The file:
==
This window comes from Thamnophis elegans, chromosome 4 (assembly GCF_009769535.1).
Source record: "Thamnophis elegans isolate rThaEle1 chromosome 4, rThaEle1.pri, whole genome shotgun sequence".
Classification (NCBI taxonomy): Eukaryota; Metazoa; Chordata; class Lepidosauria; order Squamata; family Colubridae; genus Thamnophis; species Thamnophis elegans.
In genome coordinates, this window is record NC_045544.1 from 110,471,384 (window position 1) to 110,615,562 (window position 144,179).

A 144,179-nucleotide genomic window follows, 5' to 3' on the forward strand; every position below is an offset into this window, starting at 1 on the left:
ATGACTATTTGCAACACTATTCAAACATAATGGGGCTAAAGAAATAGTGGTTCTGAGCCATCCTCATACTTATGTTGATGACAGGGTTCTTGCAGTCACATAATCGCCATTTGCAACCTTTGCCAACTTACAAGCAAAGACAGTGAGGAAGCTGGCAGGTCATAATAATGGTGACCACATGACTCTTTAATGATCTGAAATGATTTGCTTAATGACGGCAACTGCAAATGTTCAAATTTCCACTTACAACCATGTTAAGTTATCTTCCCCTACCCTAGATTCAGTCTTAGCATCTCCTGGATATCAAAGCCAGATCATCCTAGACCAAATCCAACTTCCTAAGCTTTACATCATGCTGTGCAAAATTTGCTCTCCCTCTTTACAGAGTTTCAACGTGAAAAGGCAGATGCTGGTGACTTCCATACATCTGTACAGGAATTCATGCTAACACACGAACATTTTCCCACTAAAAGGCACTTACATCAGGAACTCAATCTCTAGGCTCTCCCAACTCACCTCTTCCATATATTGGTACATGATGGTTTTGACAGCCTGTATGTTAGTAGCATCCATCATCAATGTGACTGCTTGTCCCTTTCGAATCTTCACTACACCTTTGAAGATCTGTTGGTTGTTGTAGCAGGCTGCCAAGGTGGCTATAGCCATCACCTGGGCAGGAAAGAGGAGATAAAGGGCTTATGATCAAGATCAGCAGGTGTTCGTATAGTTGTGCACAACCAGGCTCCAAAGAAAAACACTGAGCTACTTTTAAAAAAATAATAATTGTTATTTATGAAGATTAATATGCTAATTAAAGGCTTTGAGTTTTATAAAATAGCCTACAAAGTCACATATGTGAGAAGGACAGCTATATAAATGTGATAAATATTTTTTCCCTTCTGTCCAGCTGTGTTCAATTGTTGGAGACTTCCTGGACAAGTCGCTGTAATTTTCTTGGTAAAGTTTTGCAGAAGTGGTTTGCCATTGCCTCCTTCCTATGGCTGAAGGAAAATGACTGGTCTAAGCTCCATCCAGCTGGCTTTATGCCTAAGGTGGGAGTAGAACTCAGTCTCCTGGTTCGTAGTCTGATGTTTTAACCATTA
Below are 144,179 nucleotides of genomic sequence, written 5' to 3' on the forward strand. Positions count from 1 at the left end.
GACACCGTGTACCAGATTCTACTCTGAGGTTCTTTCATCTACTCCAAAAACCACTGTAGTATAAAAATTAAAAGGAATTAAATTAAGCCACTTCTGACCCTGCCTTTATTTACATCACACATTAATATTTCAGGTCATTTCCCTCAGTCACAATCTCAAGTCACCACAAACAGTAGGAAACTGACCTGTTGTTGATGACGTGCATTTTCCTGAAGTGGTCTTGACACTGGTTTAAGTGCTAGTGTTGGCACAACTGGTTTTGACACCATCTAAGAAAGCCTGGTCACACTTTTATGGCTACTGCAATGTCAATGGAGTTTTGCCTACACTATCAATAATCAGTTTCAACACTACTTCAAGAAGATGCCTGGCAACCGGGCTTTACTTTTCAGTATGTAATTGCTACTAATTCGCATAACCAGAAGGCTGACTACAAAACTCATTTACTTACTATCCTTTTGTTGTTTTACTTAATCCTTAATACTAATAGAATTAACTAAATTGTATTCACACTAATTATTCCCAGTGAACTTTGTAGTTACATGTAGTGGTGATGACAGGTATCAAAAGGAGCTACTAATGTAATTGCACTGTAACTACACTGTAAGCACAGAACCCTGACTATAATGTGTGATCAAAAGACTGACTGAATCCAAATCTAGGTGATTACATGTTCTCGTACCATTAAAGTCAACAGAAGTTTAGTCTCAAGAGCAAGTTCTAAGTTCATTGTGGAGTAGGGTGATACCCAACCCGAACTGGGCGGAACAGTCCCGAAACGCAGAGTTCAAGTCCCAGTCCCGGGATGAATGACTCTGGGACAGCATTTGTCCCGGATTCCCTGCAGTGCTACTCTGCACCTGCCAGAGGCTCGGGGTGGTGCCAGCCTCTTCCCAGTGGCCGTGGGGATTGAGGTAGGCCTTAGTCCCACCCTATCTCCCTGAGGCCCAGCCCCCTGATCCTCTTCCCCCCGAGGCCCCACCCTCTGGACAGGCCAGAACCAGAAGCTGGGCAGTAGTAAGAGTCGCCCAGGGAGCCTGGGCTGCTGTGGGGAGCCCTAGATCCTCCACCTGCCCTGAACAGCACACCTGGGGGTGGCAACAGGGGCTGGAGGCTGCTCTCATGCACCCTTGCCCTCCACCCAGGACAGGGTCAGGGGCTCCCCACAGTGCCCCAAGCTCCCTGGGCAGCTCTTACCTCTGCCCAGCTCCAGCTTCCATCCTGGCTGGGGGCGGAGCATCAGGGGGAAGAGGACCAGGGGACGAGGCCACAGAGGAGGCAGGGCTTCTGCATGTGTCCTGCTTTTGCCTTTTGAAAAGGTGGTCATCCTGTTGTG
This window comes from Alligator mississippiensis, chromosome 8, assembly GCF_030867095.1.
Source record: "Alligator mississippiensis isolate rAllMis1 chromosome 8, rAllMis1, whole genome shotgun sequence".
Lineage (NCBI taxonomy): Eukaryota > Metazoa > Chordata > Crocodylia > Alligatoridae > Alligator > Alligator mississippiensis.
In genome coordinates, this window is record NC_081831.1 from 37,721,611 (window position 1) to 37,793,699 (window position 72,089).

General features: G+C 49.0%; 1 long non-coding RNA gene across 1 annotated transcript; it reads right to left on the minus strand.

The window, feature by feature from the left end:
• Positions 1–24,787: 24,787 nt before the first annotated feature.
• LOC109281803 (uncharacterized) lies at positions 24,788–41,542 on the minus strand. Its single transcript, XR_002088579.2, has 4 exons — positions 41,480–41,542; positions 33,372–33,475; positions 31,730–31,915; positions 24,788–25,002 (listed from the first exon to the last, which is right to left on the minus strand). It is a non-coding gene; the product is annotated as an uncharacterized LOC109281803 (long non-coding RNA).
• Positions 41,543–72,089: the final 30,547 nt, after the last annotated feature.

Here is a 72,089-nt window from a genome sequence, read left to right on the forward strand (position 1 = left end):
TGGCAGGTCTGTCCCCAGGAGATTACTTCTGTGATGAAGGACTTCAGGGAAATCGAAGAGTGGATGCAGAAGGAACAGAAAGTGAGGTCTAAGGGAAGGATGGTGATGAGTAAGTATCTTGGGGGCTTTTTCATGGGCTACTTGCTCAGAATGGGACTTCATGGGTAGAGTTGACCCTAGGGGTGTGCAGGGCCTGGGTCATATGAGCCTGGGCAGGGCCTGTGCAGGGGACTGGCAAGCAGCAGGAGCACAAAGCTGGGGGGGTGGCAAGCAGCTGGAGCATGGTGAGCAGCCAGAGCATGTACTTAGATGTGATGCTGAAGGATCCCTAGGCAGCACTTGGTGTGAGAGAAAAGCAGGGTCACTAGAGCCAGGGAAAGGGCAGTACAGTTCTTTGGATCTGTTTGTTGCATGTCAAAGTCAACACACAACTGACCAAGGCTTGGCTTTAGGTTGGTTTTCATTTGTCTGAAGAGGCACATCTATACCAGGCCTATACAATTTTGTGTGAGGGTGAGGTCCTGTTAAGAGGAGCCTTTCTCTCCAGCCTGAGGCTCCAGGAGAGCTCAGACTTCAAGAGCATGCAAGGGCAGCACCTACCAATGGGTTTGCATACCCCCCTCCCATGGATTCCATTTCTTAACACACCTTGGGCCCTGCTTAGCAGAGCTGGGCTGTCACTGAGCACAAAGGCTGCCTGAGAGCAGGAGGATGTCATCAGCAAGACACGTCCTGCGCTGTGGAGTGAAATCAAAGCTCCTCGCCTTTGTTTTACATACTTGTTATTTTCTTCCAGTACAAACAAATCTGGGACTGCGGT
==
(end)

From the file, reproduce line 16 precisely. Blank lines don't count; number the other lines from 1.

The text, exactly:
• LOC109281803 (uncharacterized) lies at positions 24,788–41,542 on the minus strand. Its single transcript, XR_002088579.2, has 4 exons — positions 41,480–41,542; positions 33,372–33,475; positions 31,730–31,915; positions 24,788–25,002 (listed from the first exon to the last, which is right to left on the minus strand). It is a non-coding gene; the product is annotated as an uncharacterized LOC109281803 (long non-coding RNA).